The Democratic presidential debate in Las Vegas on Wednesday night, Feb. 19, with six candidates taking part, was being described by the news media the next morning as “spirited,” “fiery” and “lively,” a messy free-for-all and a biting (the Washington Post called it “devastating”) brawl that sizzled with animosity.
At the Woman’s National Democratic Club, the audience of about 50 gen X-ers and seniors — about a quarter of whom were men — munched popcorn and cookies, sipped wine, filled out WNDC debate bingo cards and gasped, laughed, occasionally applauded and mainly mouthed the equivalent of OMGs throughout.
As they were leaving, close to midnight, most were reluctant to declare a winner
This was a significant contrast from the first debate, on June 26 and 27, which The Georgetowner also covered at the WNDC. On the debate stage for two nights, nearly two dozen candidates who had met the Democratic National Committee requirements regarding single-donation numbers and placements in national polls at that time, crowded the stage.
In June, the tone was competitive, the candidates mainly attempting to establish a memorable brand for themselves (Beto O’Rourke began his comments in Spanish). But they were respectful to each other, reserving their fire and scathing remarks for President Donald Trump.
The audience at the WNDC on those two summer days numbered in the triple digits. Participants wore hats, pins and T-shirts, touting the party and their favorite candidate. Groups of supporters for Andrew Yang and Bernie Sanders (many of them 20-something millennials, both men and women) and for Elizabeth Warren and Kamala Harris (most gen Xers and seniors) clustered at tables. They screamed and applauded in approval when their candidates spoke, pumping their fists in the air when they blasted Trump.
On Feb. 19, the crowd was more subdued, serious, intently listening. Some took notes. They talked quietly among themselves. There were no exuberant reactions for Warren when she took on Mike Bloomberg and Pete Buttigieg early on, nor for Sanders during his snarky exchange with the former New York mayor.
In fact, Sanders seemed unscathed by the many attacks on him, to which he responded almost immediately. When confronted with his refusal to produce full medical records after his heart attack last summer, Sanders retorted: “That’s like asking for Obama’s birth certificate.” Turning to Bloomberg, he grinned (okay, leered) and said: “We were in the same hospital.” “That was five years ago,” Bloomberg shot back.
Nor did anyone in the audience really react to the extended attack on Bloomberg for not posting his tax returns online. “It’s complicated. It takes time,” Bloomberg said, partially echoing Trump. “I’ve been fortunate to earn a lot of money and now I’m giving it all away — a lot to Democrats.”
In this debate, it seemed that the MSNBC moderators and the candidates had agreed to discuss more substantive questions about issues that Democrats — especially Latinos in Hispanic-heritage-heavy Nevada — are said to care about: more accessible health care and good jobs.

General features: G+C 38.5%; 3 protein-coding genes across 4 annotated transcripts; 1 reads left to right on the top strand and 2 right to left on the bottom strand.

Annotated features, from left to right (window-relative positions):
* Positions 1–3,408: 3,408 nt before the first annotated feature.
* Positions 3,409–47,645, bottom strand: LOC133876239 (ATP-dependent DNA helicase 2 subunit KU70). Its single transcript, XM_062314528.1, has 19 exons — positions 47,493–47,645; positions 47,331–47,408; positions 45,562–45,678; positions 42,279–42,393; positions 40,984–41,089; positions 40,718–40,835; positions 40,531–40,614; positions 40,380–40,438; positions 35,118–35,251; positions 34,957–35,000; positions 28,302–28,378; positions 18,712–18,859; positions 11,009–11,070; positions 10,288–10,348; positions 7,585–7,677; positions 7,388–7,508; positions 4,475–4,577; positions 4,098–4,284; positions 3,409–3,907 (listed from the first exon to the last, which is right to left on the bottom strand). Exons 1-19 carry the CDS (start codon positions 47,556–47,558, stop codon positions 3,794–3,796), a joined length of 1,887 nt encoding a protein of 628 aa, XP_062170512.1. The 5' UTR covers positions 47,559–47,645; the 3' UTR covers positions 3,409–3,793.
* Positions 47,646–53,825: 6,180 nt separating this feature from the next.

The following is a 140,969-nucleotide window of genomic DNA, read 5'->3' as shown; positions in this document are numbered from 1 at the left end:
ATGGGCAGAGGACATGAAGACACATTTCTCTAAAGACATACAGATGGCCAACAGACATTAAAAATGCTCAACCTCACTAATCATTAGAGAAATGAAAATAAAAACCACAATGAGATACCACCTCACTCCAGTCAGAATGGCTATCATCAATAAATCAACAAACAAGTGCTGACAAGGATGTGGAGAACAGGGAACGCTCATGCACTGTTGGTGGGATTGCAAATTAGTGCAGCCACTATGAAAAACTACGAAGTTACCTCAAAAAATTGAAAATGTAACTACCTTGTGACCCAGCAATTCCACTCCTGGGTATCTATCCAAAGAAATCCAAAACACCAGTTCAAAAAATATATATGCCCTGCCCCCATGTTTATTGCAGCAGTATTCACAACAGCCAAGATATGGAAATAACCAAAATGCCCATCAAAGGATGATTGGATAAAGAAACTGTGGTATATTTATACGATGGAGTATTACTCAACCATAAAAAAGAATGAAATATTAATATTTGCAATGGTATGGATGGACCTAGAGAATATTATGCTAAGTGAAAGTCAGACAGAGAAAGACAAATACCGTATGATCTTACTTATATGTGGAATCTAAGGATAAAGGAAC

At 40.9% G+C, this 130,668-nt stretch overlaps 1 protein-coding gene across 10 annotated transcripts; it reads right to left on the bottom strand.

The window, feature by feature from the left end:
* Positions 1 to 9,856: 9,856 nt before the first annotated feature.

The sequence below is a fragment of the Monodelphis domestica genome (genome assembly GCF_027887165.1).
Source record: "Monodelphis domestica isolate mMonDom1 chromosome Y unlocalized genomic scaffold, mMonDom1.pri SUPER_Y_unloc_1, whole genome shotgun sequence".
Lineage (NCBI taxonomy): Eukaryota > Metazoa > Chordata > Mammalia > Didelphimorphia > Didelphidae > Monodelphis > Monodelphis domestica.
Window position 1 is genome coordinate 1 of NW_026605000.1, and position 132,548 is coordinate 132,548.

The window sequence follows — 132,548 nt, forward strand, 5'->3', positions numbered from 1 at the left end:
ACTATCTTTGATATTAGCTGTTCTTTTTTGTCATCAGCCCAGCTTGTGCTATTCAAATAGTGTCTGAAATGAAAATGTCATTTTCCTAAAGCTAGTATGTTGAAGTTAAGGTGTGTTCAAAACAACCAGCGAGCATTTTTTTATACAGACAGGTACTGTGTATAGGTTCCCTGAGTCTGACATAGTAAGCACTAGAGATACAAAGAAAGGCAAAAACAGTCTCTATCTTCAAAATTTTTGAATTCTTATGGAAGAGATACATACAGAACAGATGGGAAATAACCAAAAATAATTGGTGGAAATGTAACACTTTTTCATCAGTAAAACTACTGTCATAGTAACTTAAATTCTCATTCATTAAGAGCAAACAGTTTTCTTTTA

But there was no focus on addressing gun violence, a big interest of D.C. and Virginia Democrats attempting to change gun laws in the area, considering that Las Vegas was the site of the deadliest mass shooting in U.S. history (in which 58 people were killed and 413 wounded by a single shooter, with the ensuing panic bringing the injury total to 869). But no one referred to that October 2017 event during the debate.
As in all the previous debates, there seemed to be no clear winner. While the lead has changed over the months (currently, it’s Sanders), all of the candidates have advantages in one state or in one demographic or another.
Some say Warren was the winner. Some CNN commentators gushingly called her “a badass woman.” Many of the women at the WNDC agreed that the winner should be a woman this time. But they winced, too, when they admitted that they weren’t sure America could elect a woman after 2016 (off the record, many of the club members revealed that they themselves did not support Hillary Clinton in the 2008 primary, voting for Obama instead, and voted only reluctantly for Clinton in 2016).
But a number found themselves increasingly impressed with Sen. Amy Klobuchar (D-Minnesota), especially as a vice president. She would balance any of the more fringe and East Coast candidates on the top, they noted.
There’s one more scheduled debate, on Feb. 25, four days before the African American-dominated primary caucus in South Carolina on Feb. 29. Then comes Super Tuesday, March 3, when 14 states hold primaries — including California, with the largest number of delegates, the majority of whom are expected to vote for Sanders. Predictably, Sanders said during the Feb. 19 debate that the nomination should go to the candidate with the highest number of delegates.
The underlying consensus, however, was there was one probable winner of the Feb. 19 debate: Donald Trump.